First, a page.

A few days ago, I had an appointment with my radiation oncologist. I hadn’t seen her in over two years, so it was nice to see her, but I wish it had been under different circumstances. After we caught up on where we had been, I was finally able to show her the pictures from our vow renewal ceremony, so that was nice, and what we had been doing; we discussed my cancer.

Unfortunately, since the CT of my neck came back clear, she has to wait for the results from my PET scan. She needs to see the exact size and location of the tumor to figure out if she can treat me or not. If there is even the slightest part of the tumor in my previous treatment area, she can’t put me through radiation. I didn’t know that you couldn’t radiate the same area more than once, so we must have clear images to compare from 2019/2020 to today. My PET scan is tomorrow, Friday, and I am going back to my oncologist next Tuesday for the results.

So after my initial appointment, my doctor asked if I could come back in an hour to do some plotting with the tech. I didn’t need to be anywhere, so I said I could come back, no problem. When I came back, they took me to the CT room, measured a few coordinates, and went ahead and marked me with stickers in case I could have radiation soon. When I laid down on the table, my doctor came over and felt where the tumor was, and she said, ” it seems like it is very superficial; that might be why the CT scan didn’t see it.” I hadn’t thought of that being the reason for the clear CT, but it makes sense.

Next, they had me put both arms over my head, which is the position I will have to be in for the radiation treatments. It has been almost three years since my first surgery in April 2019, and it still hurts to have my arms up over my head for any length of time. I have gained a lot of mobility back since that first surgery but not 100%. Because of the pain I am in when in that position, they will make molds for me to rest my arms in so the pain and pressure will be decreased, making me more comfortable. When I put my arms up, my doctor felt the tumor again and said it had dropped slightly in location, taking it closer to the area where I had radiation before; this is not good if I want radiation to be the primary treatment to get rid of the tumor.

So, now we are waiting for my PET scan and the results. What will happen if I can’t have radiation? I am guessing that I will have to have surgery to remove the tumor, but after that, I am not sure. I will be asking my oncologist about that when I see him on Tuesday next week.

Scan Results & My Treatment Plan

So I guess if there can be any good news that goes along with having cancer again, that would be the good news I received today.

There is a spot on one of my ribs in the nuclear medicine bone scan. I am confident that it is from when I fractured my rib ages ago. We need to be sure that it is from my fracture and not more cancer, so I have a PET scan scheduled for next Friday. Something odd is that the CT of my neck came back clear, yet that is where the tumor is located; the CT couldn’t find the tumor that I can feel, crazy! My other CT came back clear, so the cancer is isolated to my neck. I will have to go through radiation, so I have an appointment with my radiation oncologist next Tuesday. She will determine how much radiation I need and if I will need surgery after radiation.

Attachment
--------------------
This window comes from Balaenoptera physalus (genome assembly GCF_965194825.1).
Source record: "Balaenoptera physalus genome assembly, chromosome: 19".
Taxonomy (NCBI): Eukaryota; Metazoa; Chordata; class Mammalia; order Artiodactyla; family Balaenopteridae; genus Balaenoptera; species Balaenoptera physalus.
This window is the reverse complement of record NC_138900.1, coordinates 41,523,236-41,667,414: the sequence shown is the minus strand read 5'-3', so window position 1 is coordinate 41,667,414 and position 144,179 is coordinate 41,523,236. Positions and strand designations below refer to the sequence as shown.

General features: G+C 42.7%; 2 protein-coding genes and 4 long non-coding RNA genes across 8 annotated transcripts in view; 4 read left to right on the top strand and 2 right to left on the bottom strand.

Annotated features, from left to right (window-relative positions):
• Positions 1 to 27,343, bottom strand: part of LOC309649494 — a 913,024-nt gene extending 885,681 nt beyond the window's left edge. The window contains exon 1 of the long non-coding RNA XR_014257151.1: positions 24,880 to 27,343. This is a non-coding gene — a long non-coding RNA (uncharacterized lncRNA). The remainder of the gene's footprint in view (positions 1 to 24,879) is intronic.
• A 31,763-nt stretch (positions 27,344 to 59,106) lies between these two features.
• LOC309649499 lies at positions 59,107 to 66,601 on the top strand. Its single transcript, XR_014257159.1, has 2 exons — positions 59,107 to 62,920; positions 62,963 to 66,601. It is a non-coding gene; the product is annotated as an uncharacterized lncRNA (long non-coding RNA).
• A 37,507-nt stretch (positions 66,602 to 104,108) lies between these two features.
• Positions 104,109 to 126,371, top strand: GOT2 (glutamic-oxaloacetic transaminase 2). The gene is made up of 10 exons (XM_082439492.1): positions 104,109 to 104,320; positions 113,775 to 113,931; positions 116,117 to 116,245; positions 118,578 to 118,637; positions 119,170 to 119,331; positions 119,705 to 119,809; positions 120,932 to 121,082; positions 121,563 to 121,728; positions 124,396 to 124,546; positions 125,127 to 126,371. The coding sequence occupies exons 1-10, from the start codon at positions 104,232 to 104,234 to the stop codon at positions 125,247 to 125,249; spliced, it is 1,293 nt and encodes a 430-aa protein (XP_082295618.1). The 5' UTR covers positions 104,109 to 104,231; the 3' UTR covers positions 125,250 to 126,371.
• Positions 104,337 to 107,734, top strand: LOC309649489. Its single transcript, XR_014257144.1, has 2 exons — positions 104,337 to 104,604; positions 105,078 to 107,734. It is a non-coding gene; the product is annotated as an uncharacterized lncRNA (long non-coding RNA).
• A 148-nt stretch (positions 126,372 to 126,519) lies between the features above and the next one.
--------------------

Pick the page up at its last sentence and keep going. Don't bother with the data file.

After radiation, I will be put on a new inhibitor because the one I have been on for the last two years didn’t work other than possibly keeping the new cancer from spreading. I will also be going through chemotherapy again, but this time, it will be in pill form, not by infusion, and for at least two years. But the good news is that I will not lose my hair while on the chemotherapy drug.

As far as my diagnosis, I have the same cancer I had before, invasive ductal carcinoma, breast cancer stage 3c. Because the tumor is nearby where the cancer was in 2019/2020, in the lymph nodes in my neck, and it has not spread to my organs, it is still considered breast cancer. Oddly enough, the tumor is on the same side of my body this time as well.

All in all, I am very relieved! I will update you after my next appointment.

I Have Cancer, Again

I received my biopsy results yesterday, and they were positive for cancer. My oncologist’s office called me in the morning and scheduled an appointment right away for today to discuss our next steps.

I was hoping that my oncologist could tell me what type of cancer I have today, but we do not have those results back yet, so I will hopefully know in a few more days. There are a couple of possibilities as far as my treatment goes, but I won’t have a definite plan until scans are done, and the results are back.

On Monday, I will be going to the hospital for a bone scan-nuclear medicine, CT neck with contrast, and CT C/A/P with contrast {ct scan of chest, abdomen, and pelvis.} If there is cancer anywhere besides my neck, we will know for sure once the scans are completed and analyzed.

On Friday next week, I will meet with my oncologist to review the scan results and my treatment plan. I do know that I will most likely have radiation therapy on my neck; anything beyond that will be determined during my appointment.

More to come…